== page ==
Physics Professor Jodi Christiansen studies gamma rays from the most extreme environments in the universe — the areas around black holes. These environments can teach us what the early universe might have been like. Cal Poly Magazine sat down with Christiansen to find out what inspires her to pursue knowledge about our very distant past.
Cal Poly Magazine: What can the history of the cosmos tell us about today’s universe?
Christiansen: We know that the molecules on Earth, the atoms themselves, had to come out of a supernova in the past. So the fact is, we are made of stardust.
Can we figure out what’s coming next?
The equations that tell us how we got to right now also project into the future, so we know that the universe is going to continue expanding. Things are going to get very cold and very far apart, and in another 32 billion years, the universe is going to die a very cold and lonely death.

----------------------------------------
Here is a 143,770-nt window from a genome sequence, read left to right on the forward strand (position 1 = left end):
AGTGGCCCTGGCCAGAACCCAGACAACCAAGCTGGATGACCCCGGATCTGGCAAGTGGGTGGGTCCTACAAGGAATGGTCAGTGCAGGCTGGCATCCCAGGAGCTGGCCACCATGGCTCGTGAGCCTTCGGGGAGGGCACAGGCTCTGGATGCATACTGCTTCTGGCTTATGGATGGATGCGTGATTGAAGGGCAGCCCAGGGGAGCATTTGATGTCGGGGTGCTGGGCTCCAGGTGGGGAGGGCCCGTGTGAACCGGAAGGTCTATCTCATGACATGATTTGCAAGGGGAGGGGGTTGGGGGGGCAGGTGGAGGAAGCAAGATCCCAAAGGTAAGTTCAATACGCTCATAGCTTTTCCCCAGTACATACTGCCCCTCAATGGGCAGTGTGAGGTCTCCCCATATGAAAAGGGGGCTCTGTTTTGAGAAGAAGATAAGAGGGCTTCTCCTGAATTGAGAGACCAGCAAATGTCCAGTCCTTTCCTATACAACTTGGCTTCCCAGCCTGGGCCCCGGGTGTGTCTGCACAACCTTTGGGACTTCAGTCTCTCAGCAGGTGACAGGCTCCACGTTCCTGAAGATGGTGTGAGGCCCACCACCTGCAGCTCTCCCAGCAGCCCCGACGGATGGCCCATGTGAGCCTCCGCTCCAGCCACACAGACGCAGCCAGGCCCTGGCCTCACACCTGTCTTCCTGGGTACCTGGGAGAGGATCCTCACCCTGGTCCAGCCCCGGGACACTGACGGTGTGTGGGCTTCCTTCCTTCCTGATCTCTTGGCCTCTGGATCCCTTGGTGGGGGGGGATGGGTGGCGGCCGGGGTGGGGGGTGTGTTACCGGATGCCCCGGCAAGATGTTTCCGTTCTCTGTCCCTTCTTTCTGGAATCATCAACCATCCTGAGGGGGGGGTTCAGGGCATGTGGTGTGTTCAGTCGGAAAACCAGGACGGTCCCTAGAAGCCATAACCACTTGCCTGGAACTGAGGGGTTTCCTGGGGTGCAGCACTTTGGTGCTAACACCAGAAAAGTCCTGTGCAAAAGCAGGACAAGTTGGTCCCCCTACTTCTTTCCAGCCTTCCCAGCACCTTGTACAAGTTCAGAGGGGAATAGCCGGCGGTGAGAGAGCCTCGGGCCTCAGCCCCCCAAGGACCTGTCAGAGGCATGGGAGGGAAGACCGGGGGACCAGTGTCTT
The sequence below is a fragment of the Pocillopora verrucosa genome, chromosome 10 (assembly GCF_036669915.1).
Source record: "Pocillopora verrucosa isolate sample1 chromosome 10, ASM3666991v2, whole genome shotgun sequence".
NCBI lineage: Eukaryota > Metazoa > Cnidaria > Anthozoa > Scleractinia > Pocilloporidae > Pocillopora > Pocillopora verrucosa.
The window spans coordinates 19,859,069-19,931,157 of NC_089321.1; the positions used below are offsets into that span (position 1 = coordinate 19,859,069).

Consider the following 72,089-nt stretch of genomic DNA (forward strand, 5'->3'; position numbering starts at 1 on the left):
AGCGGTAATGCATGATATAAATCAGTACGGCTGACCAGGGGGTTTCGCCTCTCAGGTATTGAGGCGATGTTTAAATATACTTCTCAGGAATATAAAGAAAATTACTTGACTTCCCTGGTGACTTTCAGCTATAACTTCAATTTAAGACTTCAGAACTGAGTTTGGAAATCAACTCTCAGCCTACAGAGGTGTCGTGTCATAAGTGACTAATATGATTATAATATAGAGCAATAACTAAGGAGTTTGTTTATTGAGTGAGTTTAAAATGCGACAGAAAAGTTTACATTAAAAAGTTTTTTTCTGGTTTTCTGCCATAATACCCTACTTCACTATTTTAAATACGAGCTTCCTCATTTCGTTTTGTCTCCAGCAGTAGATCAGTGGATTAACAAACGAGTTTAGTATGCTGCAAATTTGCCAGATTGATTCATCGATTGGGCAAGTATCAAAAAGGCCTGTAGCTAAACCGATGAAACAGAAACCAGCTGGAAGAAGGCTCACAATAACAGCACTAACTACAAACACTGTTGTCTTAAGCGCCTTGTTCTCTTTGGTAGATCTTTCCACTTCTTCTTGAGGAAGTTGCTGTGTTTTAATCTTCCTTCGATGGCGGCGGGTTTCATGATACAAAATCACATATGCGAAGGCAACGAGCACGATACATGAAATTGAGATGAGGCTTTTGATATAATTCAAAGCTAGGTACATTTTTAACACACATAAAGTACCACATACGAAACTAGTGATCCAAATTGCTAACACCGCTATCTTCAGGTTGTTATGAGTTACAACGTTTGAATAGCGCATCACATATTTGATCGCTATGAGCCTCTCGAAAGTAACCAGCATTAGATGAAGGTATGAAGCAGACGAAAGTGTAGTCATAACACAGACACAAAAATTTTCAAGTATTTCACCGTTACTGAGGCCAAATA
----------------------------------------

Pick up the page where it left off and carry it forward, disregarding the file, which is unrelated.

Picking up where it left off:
Why did you choose cosmology?
I’m hooked on finding things we’ve never seen before. I’ve worked a number of times on searches for dark matter. It would be terribly exciting to find the next form of matter that hasn’t been discovered.
What can non-scientists appreciate about this exploration?
To the extent that we love finding truth and seeing beauty, I see those in the cosmos. I think the human spirit comes to life when we think about things that are beyond what we ate this morning and the clothes we put on. The universe gets very beautiful when we are allowed the opportunity to go and study it.